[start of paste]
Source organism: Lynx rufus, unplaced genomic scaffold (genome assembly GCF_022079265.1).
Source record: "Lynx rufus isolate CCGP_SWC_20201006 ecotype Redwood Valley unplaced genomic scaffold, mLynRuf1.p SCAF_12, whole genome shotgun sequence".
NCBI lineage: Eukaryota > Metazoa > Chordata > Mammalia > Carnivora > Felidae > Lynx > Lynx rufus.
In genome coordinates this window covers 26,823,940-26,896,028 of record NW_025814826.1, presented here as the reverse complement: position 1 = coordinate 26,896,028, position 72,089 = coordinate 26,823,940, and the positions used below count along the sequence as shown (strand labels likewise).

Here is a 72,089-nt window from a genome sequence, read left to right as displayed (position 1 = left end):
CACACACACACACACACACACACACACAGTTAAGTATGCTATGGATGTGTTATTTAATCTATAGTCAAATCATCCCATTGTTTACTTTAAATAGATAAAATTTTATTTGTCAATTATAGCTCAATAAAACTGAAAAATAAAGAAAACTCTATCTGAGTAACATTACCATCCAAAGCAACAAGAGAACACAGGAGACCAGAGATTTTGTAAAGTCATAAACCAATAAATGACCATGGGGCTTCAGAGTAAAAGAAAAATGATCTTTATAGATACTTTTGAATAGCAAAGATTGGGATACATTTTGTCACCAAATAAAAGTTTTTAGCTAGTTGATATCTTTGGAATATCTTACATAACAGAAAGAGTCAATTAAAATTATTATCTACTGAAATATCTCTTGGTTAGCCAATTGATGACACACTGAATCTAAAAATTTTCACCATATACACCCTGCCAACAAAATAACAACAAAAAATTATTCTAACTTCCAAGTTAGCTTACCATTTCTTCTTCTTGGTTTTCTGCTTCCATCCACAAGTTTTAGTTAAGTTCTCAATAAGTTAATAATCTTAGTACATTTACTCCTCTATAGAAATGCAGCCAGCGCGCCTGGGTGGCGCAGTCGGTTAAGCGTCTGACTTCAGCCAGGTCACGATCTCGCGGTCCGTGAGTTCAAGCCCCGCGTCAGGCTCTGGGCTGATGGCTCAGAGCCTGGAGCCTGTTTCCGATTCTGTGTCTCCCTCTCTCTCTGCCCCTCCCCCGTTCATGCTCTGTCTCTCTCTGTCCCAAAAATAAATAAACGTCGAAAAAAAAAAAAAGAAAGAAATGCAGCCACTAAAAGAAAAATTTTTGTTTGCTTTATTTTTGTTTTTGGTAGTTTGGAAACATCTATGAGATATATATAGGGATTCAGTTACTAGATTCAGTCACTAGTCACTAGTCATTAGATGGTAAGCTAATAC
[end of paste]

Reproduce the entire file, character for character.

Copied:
Source organism: Lynx rufus, unplaced genomic scaffold (genome assembly GCF_022079265.1).
Source record: "Lynx rufus isolate CCGP_SWC_20201006 ecotype Redwood Valley unplaced genomic scaffold, mLynRuf1.p SCAF_12, whole genome shotgun sequence".
NCBI lineage: Eukaryota > Metazoa > Chordata > Mammalia > Carnivora > Felidae > Lynx > Lynx rufus.
In genome coordinates this window covers 26,823,940-26,896,028 of record NW_025814826.1, presented here as the reverse complement: position 1 = coordinate 26,896,028, position 72,089 = coordinate 26,823,940, and the positions used below count along the sequence as shown (strand labels likewise).

Here is a 72,089-nt window from a genome sequence, read left to right as displayed (position 1 = left end):
CACACACACACACACACACACACACACAGTTAAGTATGCTATGGATGTGTTATTTAATCTATAGTCAAATCATCCCATTGTTTACTTTAAATAGATAAAATTTTATTTGTCAATTATAGCTCAATAAAACTGAAAAATAAAGAAAACTCTATCTGAGTAACATTACCATCCAAAGCAACAAGAGAACACAGGAGACCAGAGATTTTGTAAAGTCATAAACCAATAAATGACCATGGGGCTTCAGAGTAAAAGAAAAATGATCTTTATAGATACTTTTGAATAGCAAAGATTGGGATACATTTTGTCACCAAATAAAAGTTTTTAGCTAGTTGATATCTTTGGAATATCTTACATAACAGAAAGAGTCAATTAAAATTATTATCTACTGAAATATCTCTTGGTTAGCCAATTGATGACACACTGAATCTAAAAATTTTCACCATATACACCCTGCCAACAAAATAACAACAAAAAATTATTCTAACTTCCAAGTTAGCTTACCATTTCTTCTTCTTGGTTTTCTGCTTCCATCCACAAGTTTTAGTTAAGTTCTCAATAAGTTAATAATCTTAGTACATTTACTCCTCTATAGAAATGCAGCCAGCGCGCCTGGGTGGCGCAGTCGGTTAAGCGTCTGACTTCAGCCAGGTCACGATCTCGCGGTCCGTGAGTTCAAGCCCCGCGTCAGGCTCTGGGCTGATGGCTCAGAGCCTGGAGCCTGTTTCCGATTCTGTGTCTCCCTCTCTCTCTGCCCCTCCCCCGTTCATGCTCTGTCTCTCTCTGTCCCAAAAATAAATAAACGTCGAAAAAAAAAAAAAGAAAGAAATGCAGCCACTAAAAGAAAAATTTTTGTTTGCTTTATTTTTGTTTTTGGTAGTTTGGAAACATCTATGAGATATATATAGGGATTCAGTTACTAGATTCAGTCACTAGTCACTAGTCATTAGATGGTAAGCTAATAC